In the late ’60s, Solomon became associated with a group of local architects who adapted Bauhaus principles to the tropical Florida climate. Collaborating with one of them, Gene Leedy, in 1970 Solomon designed and built a house called Midnight Pass, right on the beach. With its open cage-work studio space and dramatic views, the house has been compared to Monet’s home studio at Giverny, and indeed, Solomon drew deep inspiration from the natural surroundings during the years he lived there. The alternating, undulating patches of color in his paintings from this time period, while they are in line with his camouflage-influenced works from before, now seem to convey the optical experience of seeing underwater, and the abstracted landscapes have become undersea-scapes. His friend Rosenberg opined that Solomon’s best work was produced during his years living on the beach. Solomon himself once explained his motivations to an interviewer, saying, “I am rather awed by the sea and inspired by it. It’s where I’m able to fashion my personal myth. I’m interested in the ebb and flow of tidal waters and what happens to the land and the rocks battered by the tidal flow for millions of years.” In the mid-1980s, the ebb and flow caused catastrophic erosion of the beach at Sarasota, and Midnight Pass was one of the casualties. Although the house is gone, the paintings survive, allowing viewers to see beneath the surface of the water and marvel along with their creator.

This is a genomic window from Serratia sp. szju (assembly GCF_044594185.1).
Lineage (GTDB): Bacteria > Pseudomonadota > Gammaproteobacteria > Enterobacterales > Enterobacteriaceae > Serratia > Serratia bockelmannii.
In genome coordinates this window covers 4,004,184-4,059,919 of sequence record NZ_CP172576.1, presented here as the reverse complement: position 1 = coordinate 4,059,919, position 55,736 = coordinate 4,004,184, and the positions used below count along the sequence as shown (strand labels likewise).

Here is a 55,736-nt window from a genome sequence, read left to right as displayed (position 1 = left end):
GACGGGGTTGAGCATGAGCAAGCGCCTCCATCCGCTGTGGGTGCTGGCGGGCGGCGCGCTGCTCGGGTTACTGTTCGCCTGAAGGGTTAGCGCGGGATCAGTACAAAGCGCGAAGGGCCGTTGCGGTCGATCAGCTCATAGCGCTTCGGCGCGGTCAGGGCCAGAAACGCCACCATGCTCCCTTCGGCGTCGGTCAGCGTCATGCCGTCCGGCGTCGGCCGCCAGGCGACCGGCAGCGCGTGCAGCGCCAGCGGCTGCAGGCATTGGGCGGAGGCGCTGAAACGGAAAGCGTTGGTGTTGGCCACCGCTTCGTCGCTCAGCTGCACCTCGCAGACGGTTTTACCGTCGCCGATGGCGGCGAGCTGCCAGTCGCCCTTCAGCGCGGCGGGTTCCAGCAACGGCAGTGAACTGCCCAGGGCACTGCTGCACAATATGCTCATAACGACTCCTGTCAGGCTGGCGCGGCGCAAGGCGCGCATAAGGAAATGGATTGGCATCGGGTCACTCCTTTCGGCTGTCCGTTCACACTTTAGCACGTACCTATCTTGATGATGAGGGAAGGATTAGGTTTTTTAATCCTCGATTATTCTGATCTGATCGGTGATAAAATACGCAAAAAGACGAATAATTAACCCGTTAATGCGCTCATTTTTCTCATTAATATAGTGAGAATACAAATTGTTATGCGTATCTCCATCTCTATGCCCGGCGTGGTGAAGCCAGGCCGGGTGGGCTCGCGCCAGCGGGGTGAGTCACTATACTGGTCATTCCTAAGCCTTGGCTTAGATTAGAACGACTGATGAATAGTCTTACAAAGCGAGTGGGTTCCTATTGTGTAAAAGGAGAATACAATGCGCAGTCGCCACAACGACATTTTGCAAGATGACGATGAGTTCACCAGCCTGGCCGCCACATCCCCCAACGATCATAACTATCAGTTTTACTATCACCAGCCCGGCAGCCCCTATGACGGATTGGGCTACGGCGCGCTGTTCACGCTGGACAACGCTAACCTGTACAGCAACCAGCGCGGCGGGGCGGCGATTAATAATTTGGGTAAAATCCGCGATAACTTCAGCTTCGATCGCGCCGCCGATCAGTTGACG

By John Dorfman

Author: Art & Antiques Magazine | Publish Date: November 2019